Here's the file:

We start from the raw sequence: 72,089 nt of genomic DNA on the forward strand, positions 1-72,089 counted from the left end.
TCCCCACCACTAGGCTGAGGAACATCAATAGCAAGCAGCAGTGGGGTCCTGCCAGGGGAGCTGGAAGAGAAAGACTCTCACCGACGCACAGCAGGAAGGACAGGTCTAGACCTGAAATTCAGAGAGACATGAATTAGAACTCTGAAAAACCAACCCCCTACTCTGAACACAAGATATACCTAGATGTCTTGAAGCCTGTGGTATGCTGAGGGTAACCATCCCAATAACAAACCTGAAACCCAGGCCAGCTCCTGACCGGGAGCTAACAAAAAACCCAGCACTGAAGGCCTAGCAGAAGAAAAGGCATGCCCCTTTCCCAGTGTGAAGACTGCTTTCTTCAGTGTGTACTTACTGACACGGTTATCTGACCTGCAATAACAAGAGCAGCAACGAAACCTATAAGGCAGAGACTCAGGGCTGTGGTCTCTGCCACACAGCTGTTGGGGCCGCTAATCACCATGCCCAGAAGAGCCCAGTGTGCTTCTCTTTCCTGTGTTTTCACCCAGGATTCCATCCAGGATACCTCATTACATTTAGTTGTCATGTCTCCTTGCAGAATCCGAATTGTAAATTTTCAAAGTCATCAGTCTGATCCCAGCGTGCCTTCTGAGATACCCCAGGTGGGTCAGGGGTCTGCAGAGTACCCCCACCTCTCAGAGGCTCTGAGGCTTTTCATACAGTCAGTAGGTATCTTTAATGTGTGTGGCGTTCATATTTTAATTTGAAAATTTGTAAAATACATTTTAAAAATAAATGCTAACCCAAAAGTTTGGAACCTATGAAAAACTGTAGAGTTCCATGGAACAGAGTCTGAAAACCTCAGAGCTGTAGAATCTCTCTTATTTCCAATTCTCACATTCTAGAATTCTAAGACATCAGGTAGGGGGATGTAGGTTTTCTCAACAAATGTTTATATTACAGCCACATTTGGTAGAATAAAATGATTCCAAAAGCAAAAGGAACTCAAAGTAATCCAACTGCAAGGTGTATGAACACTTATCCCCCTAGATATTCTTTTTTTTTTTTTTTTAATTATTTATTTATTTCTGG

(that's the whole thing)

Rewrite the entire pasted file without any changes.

We start from the raw sequence: 72,089 nt of genomic DNA on the forward strand, positions 1-72,089 counted from the left end.
TCCCCACCACTAGGCTGAGGAACATCAATAGCAAGCAGCAGTGGGGTCCTGCCAGGGGAGCTGGAAGAGAAAGACTCTCACCGACGCACAGCAGGAAGGACAGGTCTAGACCTGAAATTCAGAGAGACATGAATTAGAACTCTGAAAAACCAACCCCCTACTCTGAACACAAGATATACCTAGATGTCTTGAAGCCTGTGGTATGCTGAGGGTAACCATCCCAATAACAAACCTGAAACCCAGGCCAGCTCCTGACCGGGAGCTAACAAAAAACCCAGCACTGAAGGCCTAGCAGAAGAAAAGGCATGCCCCTTTCCCAGTGTGAAGACTGCTTTCTTCAGTGTGTACTTACTGACACGGTTATCTGACCTGCAATAACAAGAGCAGCAACGAAACCTATAAGGCAGAGACTCAGGGCTGTGGTCTCTGCCACACAGCTGTTGGGGCCGCTAATCACCATGCCCAGAAGAGCCCAGTGTGCTTCTCTTTCCTGTGTTTTCACCCAGGATTCCATCCAGGATACCTCATTACATTTAGTTGTCATGTCTCCTTGCAGAATCCGAATTGTAAATTTTCAAAGTCATCAGTCTGATCCCAGCGTGCCTTCTGAGATACCCCAGGTGGGTCAGGGGTCTGCAGAGTACCCCCACCTCTCAGAGGCTCTGAGGCTTTTCATACAGTCAGTAGGTATCTTTAATGTGTGTGGCGTTCATATTTTAATTTGAAAATTTGTAAAATACATTTTAAAAATAAATGCTAACCCAAAAGTTTGGAACCTATGAAAAACTGTAGAGTTCCATGGAACAGAGTCTGAAAACCTCAGAGCTGTAGAATCTCTCTTATTTCCAATTCTCACATTCTAGAATTCTAAGACATCAGGTAGGGGGATGTAGGTTTTCTCAACAAATGTTTATATTACAGCCACATTTGGTAGAATAAAATGATTCCAAAAGCAAAAGGAACTCAAAGTAATCCAACTGCAAGGTGTATGAACACTTATCCCCCTAGATATTCTTTTTTTTTTTTTTTTAATTATTTATTTATTTCTGG